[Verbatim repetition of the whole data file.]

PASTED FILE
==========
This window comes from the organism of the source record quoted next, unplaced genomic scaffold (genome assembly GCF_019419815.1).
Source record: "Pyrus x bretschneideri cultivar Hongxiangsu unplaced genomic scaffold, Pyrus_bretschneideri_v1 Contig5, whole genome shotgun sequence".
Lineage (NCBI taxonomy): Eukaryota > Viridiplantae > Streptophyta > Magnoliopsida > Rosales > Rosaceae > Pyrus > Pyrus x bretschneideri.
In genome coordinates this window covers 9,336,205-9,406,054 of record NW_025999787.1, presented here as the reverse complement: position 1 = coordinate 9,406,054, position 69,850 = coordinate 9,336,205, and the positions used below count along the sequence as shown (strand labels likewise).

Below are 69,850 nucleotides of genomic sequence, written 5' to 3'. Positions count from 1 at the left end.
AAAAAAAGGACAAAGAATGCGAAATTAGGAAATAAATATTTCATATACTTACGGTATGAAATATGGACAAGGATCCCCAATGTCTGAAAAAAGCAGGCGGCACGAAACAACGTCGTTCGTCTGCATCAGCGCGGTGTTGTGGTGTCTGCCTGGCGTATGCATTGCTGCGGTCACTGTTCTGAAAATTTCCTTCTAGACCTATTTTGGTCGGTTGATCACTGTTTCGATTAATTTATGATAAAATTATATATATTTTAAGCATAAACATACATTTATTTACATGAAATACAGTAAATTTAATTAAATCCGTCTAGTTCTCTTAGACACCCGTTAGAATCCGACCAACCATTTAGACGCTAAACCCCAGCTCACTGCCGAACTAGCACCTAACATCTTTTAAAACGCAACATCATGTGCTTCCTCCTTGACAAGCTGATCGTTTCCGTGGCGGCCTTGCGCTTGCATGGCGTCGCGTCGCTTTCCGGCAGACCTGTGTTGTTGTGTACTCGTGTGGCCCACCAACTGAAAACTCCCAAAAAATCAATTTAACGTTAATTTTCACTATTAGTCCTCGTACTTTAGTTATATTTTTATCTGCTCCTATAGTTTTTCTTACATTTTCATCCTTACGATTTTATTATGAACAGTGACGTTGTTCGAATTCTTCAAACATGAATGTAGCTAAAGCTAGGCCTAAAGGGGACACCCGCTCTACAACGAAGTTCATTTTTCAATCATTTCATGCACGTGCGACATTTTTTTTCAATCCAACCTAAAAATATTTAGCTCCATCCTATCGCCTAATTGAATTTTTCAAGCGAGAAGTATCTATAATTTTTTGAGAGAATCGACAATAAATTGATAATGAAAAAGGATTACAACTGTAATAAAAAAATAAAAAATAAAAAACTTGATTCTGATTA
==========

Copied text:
This window comes from the organism of the source record quoted next, unplaced genomic scaffold (genome assembly GCF_019419815.1).
Source record: "Pyrus x bretschneideri cultivar Hongxiangsu unplaced genomic scaffold, Pyrus_bretschneideri_v1 Contig5, whole genome shotgun sequence".
Lineage (NCBI taxonomy): Eukaryota > Viridiplantae > Streptophyta > Magnoliopsida > Rosales > Rosaceae > Pyrus > Pyrus x bretschneideri.
In genome coordinates this window covers 9,336,205-9,406,054 of record NW_025999787.1, presented here as the reverse complement: position 1 = coordinate 9,406,054, position 69,850 = coordinate 9,336,205, and the positions used below count along the sequence as shown (strand labels likewise).

Below are 69,850 nucleotides of genomic sequence, written 5' to 3'. Positions count from 1 at the left end.
AAAAAAAGGACAAAGAATGCGAAATTAGGAAATAAATATTTCATATACTTACGGTATGAAATATGGACAAGGATCCCCAATGTCTGAAAAAAGCAGGCGGCACGAAACAACGTCGTTCGTCTGCATCAGCGCGGTGTTGTGGTGTCTGCCTGGCGTATGCATTGCTGCGGTCACTGTTCTGAAAATTTCCTTCTAGACCTATTTTGGTCGGTTGATCACTGTTTCGATTAATTTATGATAAAATTATATATATTTTAAGCATAAACATACATTTATTTACATGAAATACAGTAAATTTAATTAAATCCGTCTAGTTCTCTTAGACACCCGTTAGAATCCGACCAACCATTTAGACGCTAAACCCCAGCTCACTGCCGAACTAGCACCTAACATCTTTTAAAACGCAACATCATGTGCTTCCTCCTTGACAAGCTGATCGTTTCCGTGGCGGCCTTGCGCTTGCATGGCGTCGCGTCGCTTTCCGGCAGACCTGTGTTGTTGTGTACTCGTGTGGCCCACCAACTGAAAACTCCCAAAAAATCAATTTAACGTTAATTTTCACTATTAGTCCTCGTACTTTAGTTATATTTTTATCTGCTCCTATAGTTTTTCTTACATTTTCATCCTTACGATTTTATTATGAACAGTGACGTTGTTCGAATTCTTCAAACATGAATGTAGCTAAAGCTAGGCCTAAAGGGGACACCCGCTCTACAACGAAGTTCATTTTTCAATCATTTCATGCACGTGCGACATTTTTTTTCAATCCAACCTAAAAATATTTAGCTCCATCCTATCGCCTAATTGAATTTTTCAAGCGAGAAGTATCTATAATTTTTTGAGAGAATCGACAATAAATTGATAATGAAAAAGGATTACAACTGTAATAAAAAAATAAAAAATAAAAAACTTGATTCTGATTA